Ori and the Blind Forest (2015)
This beautiful platformer marries Studio Ghibli-looks with Metroidvania gameplay. You play as Ori, a guardian spirit on a quest to save a withering forest. Throughout this gorgeous woodland caper, threats come thick and fast, with any enemy or hazardous encounter enough to cause your downfall and cause a fair bit of retracing your steps, particularly when you’re underpowered from the outset. There’s also a constant feeling of dwindling resources, as you need to balance checkpoint creation with progression-unlocking abilities.
However, it’s the forest that provides real character and atmosphere, with its hand-rendered landscapes and beautiful orchestral score accompanying your hauntingly serene exploration.
Super Mario Odyssey (2017)
Nintendo have always nailed mainline entries featuring our favourite Italian plumber. Super Mario Odyssey is no different, with a heap of new whole worlds and gameplay mechanics to delve into.
Central to the core mechanics is Cappy, allowing Mario to gain control of enemies and creatures at the fling of the hat, offering a huge variety in how players can complete levels. This time around, you’re on the hunt for Power Moons, hundreds of which are cleverly hidden throughout Odyssey’s 17 massive kingdoms, so completionists will have their work cut out for them.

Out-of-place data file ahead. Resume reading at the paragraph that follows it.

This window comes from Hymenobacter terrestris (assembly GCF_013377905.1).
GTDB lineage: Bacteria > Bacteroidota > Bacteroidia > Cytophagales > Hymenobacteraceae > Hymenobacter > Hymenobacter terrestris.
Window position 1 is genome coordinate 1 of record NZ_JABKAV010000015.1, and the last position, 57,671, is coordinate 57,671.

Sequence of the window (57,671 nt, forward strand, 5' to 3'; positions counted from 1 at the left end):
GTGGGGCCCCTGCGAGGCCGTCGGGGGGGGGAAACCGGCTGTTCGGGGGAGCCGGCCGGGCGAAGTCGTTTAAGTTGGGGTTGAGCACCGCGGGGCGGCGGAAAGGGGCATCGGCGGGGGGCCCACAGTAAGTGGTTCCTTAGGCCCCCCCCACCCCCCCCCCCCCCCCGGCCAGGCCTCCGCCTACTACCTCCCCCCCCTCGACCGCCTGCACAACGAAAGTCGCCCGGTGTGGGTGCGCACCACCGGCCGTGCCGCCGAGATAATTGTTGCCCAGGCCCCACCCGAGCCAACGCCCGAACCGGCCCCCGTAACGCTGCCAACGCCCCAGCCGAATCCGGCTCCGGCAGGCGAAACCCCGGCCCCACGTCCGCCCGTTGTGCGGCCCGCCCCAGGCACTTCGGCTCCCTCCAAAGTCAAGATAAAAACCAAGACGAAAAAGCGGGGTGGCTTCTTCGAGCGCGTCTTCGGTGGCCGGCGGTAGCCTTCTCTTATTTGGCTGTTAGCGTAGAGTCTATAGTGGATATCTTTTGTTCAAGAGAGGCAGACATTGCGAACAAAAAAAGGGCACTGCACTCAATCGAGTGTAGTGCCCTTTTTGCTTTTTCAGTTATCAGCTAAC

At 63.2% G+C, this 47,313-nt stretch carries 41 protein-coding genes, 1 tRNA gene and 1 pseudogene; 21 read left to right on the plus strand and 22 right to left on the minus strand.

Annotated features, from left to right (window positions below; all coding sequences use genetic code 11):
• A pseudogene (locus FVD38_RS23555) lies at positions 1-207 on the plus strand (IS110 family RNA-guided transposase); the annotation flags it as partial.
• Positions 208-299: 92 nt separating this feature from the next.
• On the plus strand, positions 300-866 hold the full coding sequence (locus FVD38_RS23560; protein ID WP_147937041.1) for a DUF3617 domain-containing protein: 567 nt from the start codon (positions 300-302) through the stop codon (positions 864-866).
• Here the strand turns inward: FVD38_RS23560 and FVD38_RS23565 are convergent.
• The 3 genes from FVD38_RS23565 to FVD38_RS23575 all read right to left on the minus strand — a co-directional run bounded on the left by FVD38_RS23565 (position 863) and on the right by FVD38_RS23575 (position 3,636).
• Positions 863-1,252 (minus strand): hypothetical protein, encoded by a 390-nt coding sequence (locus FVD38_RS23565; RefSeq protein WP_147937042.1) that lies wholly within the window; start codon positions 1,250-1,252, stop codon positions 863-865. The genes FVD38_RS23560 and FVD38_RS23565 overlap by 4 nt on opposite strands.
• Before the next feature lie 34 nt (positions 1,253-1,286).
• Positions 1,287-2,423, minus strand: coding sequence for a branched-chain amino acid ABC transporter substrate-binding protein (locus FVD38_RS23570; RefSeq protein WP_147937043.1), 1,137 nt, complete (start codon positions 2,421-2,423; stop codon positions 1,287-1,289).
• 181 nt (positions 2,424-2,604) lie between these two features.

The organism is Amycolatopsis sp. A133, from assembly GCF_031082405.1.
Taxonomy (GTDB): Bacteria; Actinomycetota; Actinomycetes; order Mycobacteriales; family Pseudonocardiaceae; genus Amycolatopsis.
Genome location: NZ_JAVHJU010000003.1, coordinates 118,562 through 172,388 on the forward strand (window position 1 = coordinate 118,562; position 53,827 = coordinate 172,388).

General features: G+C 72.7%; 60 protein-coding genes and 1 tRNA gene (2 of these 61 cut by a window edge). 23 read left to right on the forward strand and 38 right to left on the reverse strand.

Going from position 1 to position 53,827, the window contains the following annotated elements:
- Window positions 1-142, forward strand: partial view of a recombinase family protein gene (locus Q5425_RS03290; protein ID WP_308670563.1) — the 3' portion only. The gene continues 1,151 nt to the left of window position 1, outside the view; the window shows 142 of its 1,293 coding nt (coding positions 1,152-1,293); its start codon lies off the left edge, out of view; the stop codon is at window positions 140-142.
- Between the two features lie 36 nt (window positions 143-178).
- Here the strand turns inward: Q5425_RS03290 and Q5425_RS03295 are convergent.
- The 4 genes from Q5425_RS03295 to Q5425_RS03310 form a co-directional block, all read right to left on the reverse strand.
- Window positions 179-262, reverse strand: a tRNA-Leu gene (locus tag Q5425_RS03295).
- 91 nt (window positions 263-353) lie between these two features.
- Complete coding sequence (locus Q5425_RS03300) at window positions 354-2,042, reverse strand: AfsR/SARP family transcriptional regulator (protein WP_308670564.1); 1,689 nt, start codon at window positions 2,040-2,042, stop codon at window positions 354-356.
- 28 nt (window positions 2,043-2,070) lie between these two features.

Super Mario Odyssey is a love letter to past Mario games, while offering plenty of wondrous new discoveries, making it one of the best reasons to own a Switch.
Hollow Knight (2017)
This gothy Metroidvania platformer brings together a beautifully rendered underground world and tough RPG combat elements. And would you just look at how adorable Hollow Knight is?
As you explore the massive Hallownest, you can barely imagine how deep its interconnected tunnels and wasteland caverns go. Every dream-like area is yearning to be explored, with deeper progression unlocked through abilities that let you leap off walls and perform dashes in midair.
Combat is also satisfying, with a cornucopia of tough-shelled beasts to crack. Thankfully, charms can buff your stats and change up your weapon abilities, but to get past Hollow Knight’s toughest bosses, you’ll need to unpick their weaknesses and overcome the limits of your timing and patience.
A tough as granite platform shooter, Cuphead features a dazzling authentic 1930s animation style, complete with grainy film imperfections and unique rendering making it about as close to an interactive cartoon as you’re going to get. Not that you’ll get the chance to admire all that, as its bullet-hell gameplay and unforgiving bosses require pinpoint precision and lots of dying before you eke out a win.